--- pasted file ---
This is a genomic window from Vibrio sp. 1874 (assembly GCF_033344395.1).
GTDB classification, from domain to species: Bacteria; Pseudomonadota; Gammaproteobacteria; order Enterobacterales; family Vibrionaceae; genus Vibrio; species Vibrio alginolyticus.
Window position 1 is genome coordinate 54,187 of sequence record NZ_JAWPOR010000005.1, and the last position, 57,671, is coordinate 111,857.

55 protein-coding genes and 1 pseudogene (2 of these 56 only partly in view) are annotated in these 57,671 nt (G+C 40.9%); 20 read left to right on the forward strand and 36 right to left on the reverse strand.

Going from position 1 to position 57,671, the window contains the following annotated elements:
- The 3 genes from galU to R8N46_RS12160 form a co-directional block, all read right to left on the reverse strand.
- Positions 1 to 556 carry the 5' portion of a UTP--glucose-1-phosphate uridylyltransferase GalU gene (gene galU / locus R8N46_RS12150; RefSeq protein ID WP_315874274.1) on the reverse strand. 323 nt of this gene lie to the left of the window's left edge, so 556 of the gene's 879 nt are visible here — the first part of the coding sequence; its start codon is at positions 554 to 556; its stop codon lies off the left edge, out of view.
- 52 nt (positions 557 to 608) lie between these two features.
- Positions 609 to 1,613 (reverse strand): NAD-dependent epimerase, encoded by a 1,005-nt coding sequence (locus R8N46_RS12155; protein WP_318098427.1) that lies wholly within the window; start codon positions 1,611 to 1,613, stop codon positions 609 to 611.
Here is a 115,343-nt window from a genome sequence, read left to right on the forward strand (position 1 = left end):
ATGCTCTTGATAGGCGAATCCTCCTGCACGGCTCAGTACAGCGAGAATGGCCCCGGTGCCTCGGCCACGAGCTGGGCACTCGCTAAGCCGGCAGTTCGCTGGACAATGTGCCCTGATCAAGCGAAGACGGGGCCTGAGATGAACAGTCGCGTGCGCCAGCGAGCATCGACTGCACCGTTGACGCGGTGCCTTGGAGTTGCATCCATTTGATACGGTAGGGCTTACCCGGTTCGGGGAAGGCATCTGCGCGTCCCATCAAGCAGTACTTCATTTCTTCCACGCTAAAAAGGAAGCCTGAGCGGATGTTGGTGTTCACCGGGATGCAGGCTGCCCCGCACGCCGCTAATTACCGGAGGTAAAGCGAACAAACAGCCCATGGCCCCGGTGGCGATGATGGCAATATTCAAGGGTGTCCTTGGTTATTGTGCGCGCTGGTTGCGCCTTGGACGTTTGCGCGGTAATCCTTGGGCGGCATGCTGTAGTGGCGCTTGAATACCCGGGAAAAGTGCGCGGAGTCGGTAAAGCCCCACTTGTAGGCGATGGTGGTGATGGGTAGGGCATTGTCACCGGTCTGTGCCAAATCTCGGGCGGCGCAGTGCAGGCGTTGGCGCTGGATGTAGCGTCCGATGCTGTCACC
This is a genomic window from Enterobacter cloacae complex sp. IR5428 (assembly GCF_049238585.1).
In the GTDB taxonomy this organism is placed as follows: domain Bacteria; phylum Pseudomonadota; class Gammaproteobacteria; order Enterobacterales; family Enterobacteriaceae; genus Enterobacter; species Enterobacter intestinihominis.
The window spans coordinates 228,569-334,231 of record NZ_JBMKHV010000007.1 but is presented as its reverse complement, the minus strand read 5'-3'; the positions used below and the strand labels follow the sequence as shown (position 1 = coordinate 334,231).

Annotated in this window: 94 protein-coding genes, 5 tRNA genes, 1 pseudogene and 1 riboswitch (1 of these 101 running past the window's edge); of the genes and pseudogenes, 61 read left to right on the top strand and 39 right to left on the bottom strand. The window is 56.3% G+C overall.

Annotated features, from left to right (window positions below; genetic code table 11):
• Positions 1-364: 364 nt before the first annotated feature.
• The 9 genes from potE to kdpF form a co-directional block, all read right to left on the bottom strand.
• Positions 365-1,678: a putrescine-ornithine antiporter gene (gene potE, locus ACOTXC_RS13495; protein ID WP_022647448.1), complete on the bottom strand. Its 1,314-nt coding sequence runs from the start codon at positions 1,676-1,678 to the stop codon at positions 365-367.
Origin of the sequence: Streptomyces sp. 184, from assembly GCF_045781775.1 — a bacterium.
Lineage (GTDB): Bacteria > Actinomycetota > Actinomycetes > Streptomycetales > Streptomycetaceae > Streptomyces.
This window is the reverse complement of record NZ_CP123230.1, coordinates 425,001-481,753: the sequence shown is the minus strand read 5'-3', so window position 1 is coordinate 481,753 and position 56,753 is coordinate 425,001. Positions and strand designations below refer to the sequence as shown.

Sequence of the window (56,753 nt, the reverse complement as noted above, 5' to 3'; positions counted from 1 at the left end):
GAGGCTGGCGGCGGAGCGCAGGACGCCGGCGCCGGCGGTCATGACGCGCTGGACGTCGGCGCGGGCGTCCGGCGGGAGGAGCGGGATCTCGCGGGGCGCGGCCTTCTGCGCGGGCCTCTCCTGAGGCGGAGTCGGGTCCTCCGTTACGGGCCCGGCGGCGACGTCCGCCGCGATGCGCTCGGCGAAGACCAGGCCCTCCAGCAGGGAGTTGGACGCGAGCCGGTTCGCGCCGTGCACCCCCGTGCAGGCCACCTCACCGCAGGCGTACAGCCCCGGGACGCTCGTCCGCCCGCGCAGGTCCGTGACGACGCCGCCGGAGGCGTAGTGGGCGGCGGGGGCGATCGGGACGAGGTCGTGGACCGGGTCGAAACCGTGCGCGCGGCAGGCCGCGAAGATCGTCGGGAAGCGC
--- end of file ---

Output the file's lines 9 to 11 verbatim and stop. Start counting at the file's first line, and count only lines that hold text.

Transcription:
- Positions 609 to 1,613 (reverse strand): NAD-dependent epimerase, encoded by a 1,005-nt coding sequence (locus R8N46_RS12155; protein WP_318098427.1) that lies wholly within the window; start codon positions 1,611 to 1,613, stop codon positions 609 to 611.
Here is a 115,343-nt window from a genome sequence, read left to right on the forward strand (position 1 = left end):
ATGCTCTTGATAGGCGAATCCTCCTGCACGGCTCAGTACAGCGAGAATGGCCCCGGTGCCTCGGCCACGAGCTGGGCACTCGCTAAGCCGGCAGTTCGCTGGACAATGTGCCCTGATCAAGCGAAGACGGGGCCTGAGATGAACAGTCGCGTGCGCCAGCGAGCATCGACTGCACCGTTGACGCGGTGCCTTGGAGTTGCATCCATTTGATACGGTAGGGCTTACCCGGTTCGGGGAAGGCATCTGCGCGTCCCATCAAGCAGTACTTCATTTCTTCCACGCTAAAAAGGAAGCCTGAGCGGATGTTGGTGTTCACCGGGATGCAGGCTGCCCCGCACGCCGCTAATTACCGGAGGTAAAGCGAACAAACAGCCCATGGCCCCGGTGGCGATGATGGCAATATTCAAGGGTGTCCTTGGTTATTGTGCGCGCTGGTTGCGCCTTGGACGTTTGCGCGGTAATCCTTGGGCGGCATGCTGTAGTGGCGCTTGAATACCCGGGAAAAGTGCGCGGAGTCGGTAAAGCCCCACTTGTAGGCGATGGTGGTGATGGGTAGGGCATTGTCACCGGTCTGTGCCAAATCTCGGGCGGCGCAGTGCAGGCGTTGGCGCTGGATGTAGCGTCCGATGCTGTCACC